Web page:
Looking southward towards the Route 22 grade crossing. 3/1988. Photo taken by Jeff Jargosch.

Looking southward, Route 22. This view shows a great deal of detail about how the Route 22 flashers were activated. Inside the yellow box on the far left was a key switch which would turn on the flashers. The "traffic light" facing the rails would turn green once the flashers were on. The train, protected by a flagman, would then proceed through the crossing, first the westbound and then the eastbound lanes or vice versa. 1990. Photo taken by Peter Thornton, courtesy of Don Maxton.
The westbound flashers on Route 22. The flashers had the appearance of traffic lights, which was the idea. Motorists were more apt to stop for something that looked like a traffic light, than a typical railroad flasher. They were installed by the New Jersey Department of Transportation. 1990. Photo taken by Peter Thornton, courtesy of Don Maxton.

Looking southward towards the Route 22 grade crossing. 10/1990. Photo taken by Jeff Jargosch.

Looking northward. Route 22. 10/1990. Photo taken by Jeff Jargosch.

#16 backs a single boxcar across Route 22 Eastbound, having just crossed the Westbound lanes. 1985.
Photo taken by Carl Perelman.


Wyer, Dick, & Co.
Report on Rahway Valley Railroad
December 4, 1969


One item of particularly immediate importance of the Rahway Valley Railroad study is the Route 22 grade crossing. We have inspected the crossing and pictures taken that day are included in our file, and copies have been sent to Mr. Clark. The problem has been discussed with Messrs. Clark and Davis of the Railroad in order to obtain a history of the crossing and to determine the nature of the problem in more detail. We have also met with local officials of the State of New Jersey Department of Transportation (formerly the Highway Department) to determine licensing and design requirements.

Condition of Crossing

Route 22 at the point of the crossing is a high speed main artery for both car and truck traffic. The most recent traffic county available from the State indicated approximately 70,000 vehicles per day using the highway in that vicinity. From the rail side, normally only two movements a day are made over the crossing. In each case, the train is "flagged" across at slow speed.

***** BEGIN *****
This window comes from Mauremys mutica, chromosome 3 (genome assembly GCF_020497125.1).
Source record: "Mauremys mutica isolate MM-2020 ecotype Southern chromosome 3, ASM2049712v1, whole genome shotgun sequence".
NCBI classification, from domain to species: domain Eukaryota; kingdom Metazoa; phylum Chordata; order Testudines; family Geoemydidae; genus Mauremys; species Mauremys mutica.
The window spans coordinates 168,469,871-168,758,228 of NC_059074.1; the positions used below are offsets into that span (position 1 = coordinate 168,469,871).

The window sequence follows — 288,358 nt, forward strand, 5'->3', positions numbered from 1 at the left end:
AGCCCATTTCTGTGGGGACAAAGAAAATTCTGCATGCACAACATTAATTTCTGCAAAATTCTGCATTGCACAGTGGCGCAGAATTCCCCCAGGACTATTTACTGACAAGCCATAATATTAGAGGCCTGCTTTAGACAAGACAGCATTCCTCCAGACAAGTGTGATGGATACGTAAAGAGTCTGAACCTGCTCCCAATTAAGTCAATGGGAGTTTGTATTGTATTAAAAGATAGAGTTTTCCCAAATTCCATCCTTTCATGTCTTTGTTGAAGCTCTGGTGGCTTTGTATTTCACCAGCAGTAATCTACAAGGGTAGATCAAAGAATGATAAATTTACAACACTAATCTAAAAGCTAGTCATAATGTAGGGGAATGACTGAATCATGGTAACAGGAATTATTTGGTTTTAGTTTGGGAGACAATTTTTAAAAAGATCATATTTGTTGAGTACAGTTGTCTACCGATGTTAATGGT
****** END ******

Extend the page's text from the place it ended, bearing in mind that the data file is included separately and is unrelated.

Route 22 is a divided highway at this point with approximately three lanes of pavement in each direction, and the single track railroad crosses at approximately a right angle. The three westbound (or northerly) lanes are in reasonbly good condition at the point of the crossing. The track apparently was set in concrete with blacktop being subsequently applied for resurfacing. The blacktop has deteriorated badly and the surface of the concrete shows some deterioration. There is one rail joint in the crossing with is quite low.

The eastbound lanes (or southerly) are in much poorer condition at the point of the crossing. It would appear that this crossing is a combination of plank and bituminous filler. Based on a review of railroad files and our discussions with Railroad personnel, it would appear that repairing the blacktop is a continuous maintenance function on almost a weekly basis.

Recommendation for Westbound Crossing

Because of the apparently solid condition of the westbound crossing, we suggest limiting work at that point to removing the deteriorated concrete and bituminous surface and repaving with a heavy-duty asphalt wearing course . The low joint is not critical at train speeds but should be welded up and ground smooth.

Recommendation for Eastbound Crossing

Due to the poor condition of the crossing, it is necessary to remove the paving material and the track down to the ballast. The track should be rebuilt in first-class condition using second-hand rail but all other materials should be new. In order to insure permanence, it is suggested that treated ties, 7" x 9" x 8'-6," and 100# or 112# rail be used. Whereas the crossing is actually about 47 lineal feet of track, sufficient work should be done on each side to insure that the portion of track within the crossing holds in place. This would require at least an additional 15 feet of new track construction on each side of the crossing. Joints within the crossing should be field welded by a thermite process.

The elevation of the railhead should be such that it is approximately 1/4" higher than the grade of the pavement through the crossing. At present it is approximately 2" below grade making a dip in the highway having set the railhead at this elevation, it will probably be necessary to add some blacktop to the highway on each side of the crossing to achieve a uniform grade.